No, I’m not in trouble with Wife Lila. Well, I MIGHT be, but that’s not the topic of this post.
For the past five, maybe even ten years, Mother’s water heater in the basement has been making strange banging and clanging noises. Guests have been alarmed, thinking someone is breaking into the house or maybe a gaggle of deranged raccoons is running amuck in the basement tangling with a posse of possums.
Goggle said the noise was caused by pieces of sediment stirring around in the tank.
I’ve noticed recently that the water that used to be scalding when I washed the dishes was only slightly hot, and that my showers had to be cut short if I didn’t want to have ice cubes coming out of the shower head. My theory was that there was so much sediment in the tank that there was no longer room for water.
When I took a close look at the heater, I saw a scrawled note in my handwriting that said, “6/19/87.” I’m pretty sure that pushing 30 years old indicates that we got our money’s worth.
I know better than to touch plumbing. If I go to change a simple washer, I can expect to see the city start digging up the street in front of the house. I opted to have a guy who knew what he was doing hook it up.
The pro arrived with the heater, tools and a bunch of pieces / parts. He had a challenge breaking apart fittings that had lived together happily for three decades. At one point, I reached up to the tools hanging on the workbench. “Want a hammer?” A few minutes later, I asked, “Want a BIGGER hammer?”
Around 7:30, he asked, “How late is Ace Hardware open?”
“A negative 30 minutes,” I said. “What do you need.”
“One of these,” he said, holding up a goofus firmly attached to the end of a spaghetti of pipe.
“I’ll go get one.”
Well, there was a serious Noah’s Ark thunderboomer sitting right on top of the house. My Low Fuel light came on somewhere the far side of Thebes yesterday, and now the needle was sitting on E. This was NOT a good night to run out of gas, so I filled up in a driving rain and slopped through deep puddles of water to Menard’s plumbing section where, uncharacteristically, there was an employee restocking the shelves. Maybe this won’t be so bad after all.
“This is between me and a hot shower”
Holding up the widget, I said, “This is what is standing between me and a hot shower.”
She cast her gaze on the woofuspus, and said, “It’s a half incher.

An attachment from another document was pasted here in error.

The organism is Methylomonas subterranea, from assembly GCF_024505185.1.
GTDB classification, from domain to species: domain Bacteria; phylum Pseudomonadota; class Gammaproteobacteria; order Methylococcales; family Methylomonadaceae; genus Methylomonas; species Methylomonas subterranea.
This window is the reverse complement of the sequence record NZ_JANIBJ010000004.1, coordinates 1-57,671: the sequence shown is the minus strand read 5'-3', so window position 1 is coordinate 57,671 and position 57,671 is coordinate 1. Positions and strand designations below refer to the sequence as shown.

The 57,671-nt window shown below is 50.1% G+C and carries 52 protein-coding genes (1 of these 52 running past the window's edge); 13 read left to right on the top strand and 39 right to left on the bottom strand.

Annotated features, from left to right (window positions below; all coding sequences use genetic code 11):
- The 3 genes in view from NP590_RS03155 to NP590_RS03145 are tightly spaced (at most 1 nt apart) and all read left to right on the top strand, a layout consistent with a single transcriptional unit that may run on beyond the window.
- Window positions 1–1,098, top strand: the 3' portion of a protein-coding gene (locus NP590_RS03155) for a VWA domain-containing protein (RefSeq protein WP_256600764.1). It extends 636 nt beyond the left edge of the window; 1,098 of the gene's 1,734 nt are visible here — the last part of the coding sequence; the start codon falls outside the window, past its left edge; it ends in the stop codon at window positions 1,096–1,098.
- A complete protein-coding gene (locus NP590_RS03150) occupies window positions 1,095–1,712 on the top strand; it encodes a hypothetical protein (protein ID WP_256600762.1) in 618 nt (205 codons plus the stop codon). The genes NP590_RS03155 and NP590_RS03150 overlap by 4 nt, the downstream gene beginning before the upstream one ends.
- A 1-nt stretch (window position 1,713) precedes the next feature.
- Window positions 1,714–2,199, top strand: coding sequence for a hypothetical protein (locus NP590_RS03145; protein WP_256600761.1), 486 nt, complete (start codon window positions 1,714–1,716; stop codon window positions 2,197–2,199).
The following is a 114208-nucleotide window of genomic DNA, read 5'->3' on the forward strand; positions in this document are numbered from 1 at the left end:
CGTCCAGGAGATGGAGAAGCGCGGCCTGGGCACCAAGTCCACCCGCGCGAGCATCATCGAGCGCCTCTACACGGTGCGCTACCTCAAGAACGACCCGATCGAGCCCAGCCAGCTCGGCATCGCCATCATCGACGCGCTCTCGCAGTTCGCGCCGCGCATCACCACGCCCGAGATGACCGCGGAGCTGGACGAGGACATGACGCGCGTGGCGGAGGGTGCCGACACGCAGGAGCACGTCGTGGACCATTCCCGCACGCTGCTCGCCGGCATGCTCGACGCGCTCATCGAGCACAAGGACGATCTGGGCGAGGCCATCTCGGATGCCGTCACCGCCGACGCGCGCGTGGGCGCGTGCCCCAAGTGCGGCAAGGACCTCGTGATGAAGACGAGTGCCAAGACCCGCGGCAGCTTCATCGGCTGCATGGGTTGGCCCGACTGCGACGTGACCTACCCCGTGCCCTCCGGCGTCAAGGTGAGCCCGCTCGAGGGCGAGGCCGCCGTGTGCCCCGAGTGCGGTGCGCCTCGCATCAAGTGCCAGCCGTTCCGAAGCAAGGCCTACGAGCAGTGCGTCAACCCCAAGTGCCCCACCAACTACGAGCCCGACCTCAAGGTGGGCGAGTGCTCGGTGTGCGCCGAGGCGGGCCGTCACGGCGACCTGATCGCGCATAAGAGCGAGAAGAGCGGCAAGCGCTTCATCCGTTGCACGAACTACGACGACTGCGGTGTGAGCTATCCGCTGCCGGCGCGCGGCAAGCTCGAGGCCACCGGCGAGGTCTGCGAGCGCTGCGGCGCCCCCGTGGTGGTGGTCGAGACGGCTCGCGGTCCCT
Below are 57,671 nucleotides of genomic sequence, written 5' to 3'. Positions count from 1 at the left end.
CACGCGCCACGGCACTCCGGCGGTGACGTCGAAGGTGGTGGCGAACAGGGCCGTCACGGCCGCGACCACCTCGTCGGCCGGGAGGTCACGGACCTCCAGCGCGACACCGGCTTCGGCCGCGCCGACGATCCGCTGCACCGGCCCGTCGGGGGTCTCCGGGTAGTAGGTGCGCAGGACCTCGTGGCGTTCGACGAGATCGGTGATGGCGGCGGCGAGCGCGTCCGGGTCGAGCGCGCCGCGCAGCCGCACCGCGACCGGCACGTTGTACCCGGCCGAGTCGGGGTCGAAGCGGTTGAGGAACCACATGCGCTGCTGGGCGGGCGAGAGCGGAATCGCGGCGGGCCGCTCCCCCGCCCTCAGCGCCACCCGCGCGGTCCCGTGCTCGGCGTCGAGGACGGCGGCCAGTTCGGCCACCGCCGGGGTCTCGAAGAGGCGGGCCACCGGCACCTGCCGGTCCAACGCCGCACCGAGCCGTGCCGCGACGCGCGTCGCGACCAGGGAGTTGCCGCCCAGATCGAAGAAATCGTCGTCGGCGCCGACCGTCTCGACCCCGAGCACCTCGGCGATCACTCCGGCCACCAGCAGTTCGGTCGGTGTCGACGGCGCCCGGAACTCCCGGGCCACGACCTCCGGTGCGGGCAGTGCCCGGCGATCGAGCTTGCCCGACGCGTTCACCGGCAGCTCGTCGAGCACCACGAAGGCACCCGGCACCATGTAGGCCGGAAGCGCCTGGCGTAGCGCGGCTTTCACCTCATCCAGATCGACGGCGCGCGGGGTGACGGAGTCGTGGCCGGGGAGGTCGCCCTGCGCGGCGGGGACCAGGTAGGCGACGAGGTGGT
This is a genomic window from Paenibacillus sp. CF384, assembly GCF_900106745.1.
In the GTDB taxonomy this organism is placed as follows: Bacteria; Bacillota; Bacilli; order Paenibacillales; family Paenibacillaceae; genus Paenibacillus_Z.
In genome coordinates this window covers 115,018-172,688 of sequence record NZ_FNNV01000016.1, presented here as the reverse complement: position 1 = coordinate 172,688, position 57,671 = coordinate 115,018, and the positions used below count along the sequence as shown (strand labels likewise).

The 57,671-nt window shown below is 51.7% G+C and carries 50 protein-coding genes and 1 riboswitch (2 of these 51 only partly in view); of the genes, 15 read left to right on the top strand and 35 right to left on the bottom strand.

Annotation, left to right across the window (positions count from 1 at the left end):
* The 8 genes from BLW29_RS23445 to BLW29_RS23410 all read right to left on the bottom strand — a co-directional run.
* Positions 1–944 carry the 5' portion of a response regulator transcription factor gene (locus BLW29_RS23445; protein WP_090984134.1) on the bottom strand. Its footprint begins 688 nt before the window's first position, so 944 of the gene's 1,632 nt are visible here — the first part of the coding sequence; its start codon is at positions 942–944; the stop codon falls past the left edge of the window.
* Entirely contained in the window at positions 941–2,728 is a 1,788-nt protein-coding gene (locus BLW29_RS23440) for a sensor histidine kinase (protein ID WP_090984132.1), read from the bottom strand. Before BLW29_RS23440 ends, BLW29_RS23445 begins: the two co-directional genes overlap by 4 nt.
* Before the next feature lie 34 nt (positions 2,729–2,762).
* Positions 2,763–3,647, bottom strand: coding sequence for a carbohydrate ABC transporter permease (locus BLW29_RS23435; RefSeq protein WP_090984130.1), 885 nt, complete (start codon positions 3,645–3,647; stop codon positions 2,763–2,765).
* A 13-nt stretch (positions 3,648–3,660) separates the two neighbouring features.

“I don’t like to discuss size, so I’ll let you be the judge. I would have guessed at least two inches, but I’m a guy.”
She turned to the shelf and started to reach into a bin.
An empty bin.
Next, out in the rain to Lowes. Uncharacteristically, there was a guy in the plumbing section restocking shelves. I held my whangus up in the air, he looked at it sadly, shaking his head, then walked down the aisle directly to a replacement 1/2-inch whifflebobble.
I waded through puddles again, handed my guy the whosis, and he finished assembling the plumbing puzzle and put fire in the hole.
The next morning, there was no water on the floor, I couldn’t smell gas, and I wasn’t dead from carbon monoxide poisoning. You can’t beat that with a stick.
Shouldn’t this be more efficient?
I was confused by the yellow Energyguide stickers on the old and new heaters. The 1987 sticker said the estimated yearly energy cost was going to be $238. The new one, supposedly more energy efficient, was going to cost $263. What gives?
The old adage, “The big print giveth, and the small print taketh away” held the answer.
In 1987, the estimated rate was based on a natural gas average price of 62.7 cents per therm (whatever that is). The 2016 estimate is based on an average national price of $1.09 per therm.
Whatever it costs, a warm shower is worth it.
5 Replies to “I’m in Hot Water”
Your new HWH is about 1.7 times more efficient than your old one …if my HS math is right. FWIW!
Actually Grace Williams would have said to divide $238 by $.627 to get the number of therms per year of the old heater and subtract from that result 242 then divide by 242 therms/year, multiplying that result by 100 get the relative efficiency comparison: 56.85%. The new heater uses 56.85 % less energy to heat the same amount of water.
I started to work that out, but then I decided that guys like you and David Bahn would do it for me.
Who would have thought reading about replacing an almost thirty year old water heater would be this interesting! I enjoyed your essay on the non technical side of installing things, particularly the very important job of “gofer”. After all, if the real experts cannot get the part the need then we all are taking cool showers. Here is to all the unsung hero’s like you, who get the stuff for the guys who get the work done! (and me too, I am world class gofer and pretty good dog robber.)
The first step to any plumbing job is to fill up the gas tank!